Due to Nathaniel’s declining health, we had to fly out to Toronto SickKids Hospital to have a consultation and assessment to see if our son was an eligible candidate for transplant and to confirm the rare genetic disease. We were grateful to have the help and support from David Foster Foundation and WestJet to make our trip successful and safe.

Once we found out that he required a transplant soon, both of us got tested to see if we were matches. Unfortunately, neither of us were a match and we had to look for other alternatives. His aunt, Becky, knew that their blood type matched so she got tested and she was the perfect match for a living donor. She worked to get all her medical clearances done and it did take a while as it was at the beginning of the pandemic. Once everything was checked off the list and Nathaniel had all his live vaccinations, we were able to book the transplant date for August 20th, 2020.

While we were waiting, Nathaniel spiked a fever and was admitted to BC Children’s hospital in late June 2020. He was experiencing a severe UTI and it was causing him to have a fever. He needed to be at the hospital every day receiving antibiotics. During that time the doctors from BC Children’s and SickKids were discussing how to get him healthy enough for his transplant so they decided to have a hospital transfer from BC Children’s to SickKids for his ongoing treatment.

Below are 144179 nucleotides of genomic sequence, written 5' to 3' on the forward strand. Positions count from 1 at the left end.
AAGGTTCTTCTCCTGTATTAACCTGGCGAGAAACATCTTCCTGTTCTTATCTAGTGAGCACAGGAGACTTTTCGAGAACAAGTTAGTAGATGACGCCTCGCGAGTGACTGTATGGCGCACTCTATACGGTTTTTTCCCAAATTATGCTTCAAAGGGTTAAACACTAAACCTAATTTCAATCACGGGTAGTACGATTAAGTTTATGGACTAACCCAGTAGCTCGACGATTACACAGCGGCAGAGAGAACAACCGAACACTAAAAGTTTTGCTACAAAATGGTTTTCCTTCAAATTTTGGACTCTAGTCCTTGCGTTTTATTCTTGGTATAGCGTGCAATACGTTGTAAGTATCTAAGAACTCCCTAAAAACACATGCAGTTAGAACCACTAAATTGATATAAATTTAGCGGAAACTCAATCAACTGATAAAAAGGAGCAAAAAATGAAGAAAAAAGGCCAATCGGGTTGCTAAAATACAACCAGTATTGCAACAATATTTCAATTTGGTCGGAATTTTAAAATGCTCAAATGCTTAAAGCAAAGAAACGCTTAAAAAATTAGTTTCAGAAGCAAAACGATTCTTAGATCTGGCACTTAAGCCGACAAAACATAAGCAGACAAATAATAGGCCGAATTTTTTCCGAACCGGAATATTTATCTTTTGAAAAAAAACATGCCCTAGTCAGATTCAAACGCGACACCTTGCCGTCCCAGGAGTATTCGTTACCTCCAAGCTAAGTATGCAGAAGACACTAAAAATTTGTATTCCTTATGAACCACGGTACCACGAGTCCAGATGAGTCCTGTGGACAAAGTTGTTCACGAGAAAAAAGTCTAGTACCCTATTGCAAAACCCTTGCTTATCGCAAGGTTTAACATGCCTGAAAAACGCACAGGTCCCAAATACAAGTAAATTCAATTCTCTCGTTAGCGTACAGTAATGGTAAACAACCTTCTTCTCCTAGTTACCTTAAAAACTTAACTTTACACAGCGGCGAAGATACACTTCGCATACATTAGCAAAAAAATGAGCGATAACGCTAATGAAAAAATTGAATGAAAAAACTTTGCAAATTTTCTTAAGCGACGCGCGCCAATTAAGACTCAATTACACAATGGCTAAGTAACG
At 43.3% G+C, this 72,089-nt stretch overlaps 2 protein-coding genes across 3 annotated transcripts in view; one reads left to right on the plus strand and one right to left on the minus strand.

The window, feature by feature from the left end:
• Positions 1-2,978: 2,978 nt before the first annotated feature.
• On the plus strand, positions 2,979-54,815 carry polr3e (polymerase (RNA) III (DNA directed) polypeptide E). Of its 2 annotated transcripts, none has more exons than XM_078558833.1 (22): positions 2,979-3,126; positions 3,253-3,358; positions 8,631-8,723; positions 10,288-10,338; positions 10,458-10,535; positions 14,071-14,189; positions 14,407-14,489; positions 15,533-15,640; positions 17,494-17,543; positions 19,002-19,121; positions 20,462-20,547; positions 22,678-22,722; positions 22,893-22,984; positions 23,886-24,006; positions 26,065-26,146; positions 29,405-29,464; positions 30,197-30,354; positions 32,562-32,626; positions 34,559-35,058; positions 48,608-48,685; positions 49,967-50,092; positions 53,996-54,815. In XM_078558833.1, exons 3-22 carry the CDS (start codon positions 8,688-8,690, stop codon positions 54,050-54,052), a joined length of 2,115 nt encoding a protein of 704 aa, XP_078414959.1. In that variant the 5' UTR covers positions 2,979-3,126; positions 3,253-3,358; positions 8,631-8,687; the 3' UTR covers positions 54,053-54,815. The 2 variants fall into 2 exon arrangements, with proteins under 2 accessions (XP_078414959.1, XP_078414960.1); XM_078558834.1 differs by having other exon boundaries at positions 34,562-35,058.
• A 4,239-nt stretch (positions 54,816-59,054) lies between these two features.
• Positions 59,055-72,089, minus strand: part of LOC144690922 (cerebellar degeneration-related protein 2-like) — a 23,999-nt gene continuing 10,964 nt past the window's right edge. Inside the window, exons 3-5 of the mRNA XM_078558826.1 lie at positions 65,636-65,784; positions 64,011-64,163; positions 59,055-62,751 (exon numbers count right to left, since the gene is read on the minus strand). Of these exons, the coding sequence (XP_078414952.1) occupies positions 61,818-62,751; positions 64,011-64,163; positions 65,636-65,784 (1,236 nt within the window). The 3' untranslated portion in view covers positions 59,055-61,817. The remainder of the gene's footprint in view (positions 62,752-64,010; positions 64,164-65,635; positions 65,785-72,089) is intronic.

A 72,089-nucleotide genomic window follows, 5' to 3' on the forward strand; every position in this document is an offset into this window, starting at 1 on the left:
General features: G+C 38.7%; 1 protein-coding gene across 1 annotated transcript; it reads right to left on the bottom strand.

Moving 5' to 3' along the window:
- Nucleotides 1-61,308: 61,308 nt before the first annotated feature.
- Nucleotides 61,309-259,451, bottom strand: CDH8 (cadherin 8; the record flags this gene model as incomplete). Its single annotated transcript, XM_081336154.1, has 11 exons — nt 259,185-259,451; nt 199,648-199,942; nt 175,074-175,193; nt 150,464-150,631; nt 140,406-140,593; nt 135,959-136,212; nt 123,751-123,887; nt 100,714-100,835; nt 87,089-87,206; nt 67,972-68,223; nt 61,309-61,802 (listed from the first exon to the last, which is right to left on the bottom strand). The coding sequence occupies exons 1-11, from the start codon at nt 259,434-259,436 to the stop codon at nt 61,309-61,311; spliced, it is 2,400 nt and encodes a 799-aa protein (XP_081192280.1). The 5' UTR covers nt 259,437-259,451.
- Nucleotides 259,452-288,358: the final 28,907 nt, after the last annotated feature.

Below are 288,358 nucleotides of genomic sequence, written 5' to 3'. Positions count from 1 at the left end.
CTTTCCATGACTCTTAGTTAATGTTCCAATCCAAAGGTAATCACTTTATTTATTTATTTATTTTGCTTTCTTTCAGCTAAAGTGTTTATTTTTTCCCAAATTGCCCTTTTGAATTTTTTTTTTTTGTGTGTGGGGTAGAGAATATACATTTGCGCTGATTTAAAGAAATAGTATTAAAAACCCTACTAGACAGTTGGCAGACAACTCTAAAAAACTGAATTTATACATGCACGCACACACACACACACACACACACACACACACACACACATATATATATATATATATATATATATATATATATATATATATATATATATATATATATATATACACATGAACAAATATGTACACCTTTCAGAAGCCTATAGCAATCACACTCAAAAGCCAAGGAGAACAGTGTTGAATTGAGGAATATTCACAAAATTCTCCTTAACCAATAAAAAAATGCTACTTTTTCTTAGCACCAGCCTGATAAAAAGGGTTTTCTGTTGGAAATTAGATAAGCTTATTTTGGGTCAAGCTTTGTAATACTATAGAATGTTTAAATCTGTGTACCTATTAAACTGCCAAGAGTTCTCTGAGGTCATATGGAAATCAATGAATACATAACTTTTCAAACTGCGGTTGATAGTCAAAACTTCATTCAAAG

Since Nathaniel arrived earlier in Toronto, his aunt and grandmother arrived just a couple of weeks prior to the transplant for medical testing. We were grateful that his grandmother was there so she could take care of Aunt Becky post-transplant.

We could finally see Nathaniel in PICU. He was laying there with multiple lines, wires, and tubes all attached to him. We couldn't help but cry tears of joy that his transplant went well.

Above: Nathaniel before his liver transplant. Below: Nathaniel at SickKids Hospital in Toronto just after his liver transplant.
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While at SickKids, they did resolve his UTI issue, however, his weight was still too low for transplant, so they gave him IV Lipids to get him to gain weight. On the day of the transplant, he weighed 16.8lbs.

His transplant took 11 hours. We paced back and forth constantly. We were extremely nervous, scared, anxious, and just a mix of emotions. Every time someone walked out of the surgery door, we would peep to see and hope that it was his surgeon walking through the door. While Nathaniel was in surgery, his Aunt Becky was in the general hospital right across the street. The entire family kept them in mind during the entire day. To hear that Aunt Becky’s surgery went well, we felt some relief.